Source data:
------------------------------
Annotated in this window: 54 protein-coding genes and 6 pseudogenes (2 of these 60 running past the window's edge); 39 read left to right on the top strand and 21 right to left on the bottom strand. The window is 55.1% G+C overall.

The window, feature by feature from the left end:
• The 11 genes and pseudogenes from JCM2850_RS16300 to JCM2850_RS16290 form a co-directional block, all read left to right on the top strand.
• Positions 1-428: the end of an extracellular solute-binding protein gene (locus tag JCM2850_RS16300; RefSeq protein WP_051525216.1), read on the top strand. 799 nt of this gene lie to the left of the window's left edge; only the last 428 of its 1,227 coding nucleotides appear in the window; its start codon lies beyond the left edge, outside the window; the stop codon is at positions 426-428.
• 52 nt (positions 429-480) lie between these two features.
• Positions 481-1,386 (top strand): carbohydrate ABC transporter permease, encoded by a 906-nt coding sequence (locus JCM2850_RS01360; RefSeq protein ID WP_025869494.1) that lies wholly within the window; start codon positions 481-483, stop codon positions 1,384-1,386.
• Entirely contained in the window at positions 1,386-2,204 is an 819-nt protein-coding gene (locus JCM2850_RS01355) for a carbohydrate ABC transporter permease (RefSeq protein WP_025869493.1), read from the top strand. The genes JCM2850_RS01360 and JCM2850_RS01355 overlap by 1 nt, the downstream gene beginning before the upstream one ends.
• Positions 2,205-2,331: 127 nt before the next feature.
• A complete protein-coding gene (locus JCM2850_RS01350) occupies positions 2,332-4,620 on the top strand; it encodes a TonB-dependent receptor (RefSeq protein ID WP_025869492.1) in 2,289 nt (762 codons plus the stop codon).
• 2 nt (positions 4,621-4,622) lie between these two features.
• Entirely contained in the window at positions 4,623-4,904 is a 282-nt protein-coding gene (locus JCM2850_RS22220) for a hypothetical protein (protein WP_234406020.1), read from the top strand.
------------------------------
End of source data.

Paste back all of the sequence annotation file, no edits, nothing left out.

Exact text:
Annotated in this window: 54 protein-coding genes and 6 pseudogenes (2 of these 60 running past the window's edge); 39 read left to right on the top strand and 21 right to left on the bottom strand. The window is 55.1% G+C overall.

The window, feature by feature from the left end:
• The 11 genes and pseudogenes from JCM2850_RS16300 to JCM2850_RS16290 form a co-directional block, all read left to right on the top strand.
• Positions 1-428: the end of an extracellular solute-binding protein gene (locus tag JCM2850_RS16300; RefSeq protein WP_051525216.1), read on the top strand. 799 nt of this gene lie to the left of the window's left edge; only the last 428 of its 1,227 coding nucleotides appear in the window; its start codon lies beyond the left edge, outside the window; the stop codon is at positions 426-428.
• 52 nt (positions 429-480) lie between these two features.
• Positions 481-1,386 (top strand): carbohydrate ABC transporter permease, encoded by a 906-nt coding sequence (locus JCM2850_RS01360; RefSeq protein ID WP_025869494.1) that lies wholly within the window; start codon positions 481-483, stop codon positions 1,384-1,386.
• Entirely contained in the window at positions 1,386-2,204 is an 819-nt protein-coding gene (locus JCM2850_RS01355) for a carbohydrate ABC transporter permease (RefSeq protein WP_025869493.1), read from the top strand. The genes JCM2850_RS01360 and JCM2850_RS01355 overlap by 1 nt, the downstream gene beginning before the upstream one ends.
• Positions 2,205-2,331: 127 nt before the next feature.
• A complete protein-coding gene (locus JCM2850_RS01350) occupies positions 2,332-4,620 on the top strand; it encodes a TonB-dependent receptor (RefSeq protein ID WP_025869492.1) in 2,289 nt (762 codons plus the stop codon).
• 2 nt (positions 4,621-4,622) lie between these two features.
• Entirely contained in the window at positions 4,623-4,904 is a 282-nt protein-coding gene (locus JCM2850_RS22220) for a hypothetical protein (protein WP_234406020.1), read from the top strand.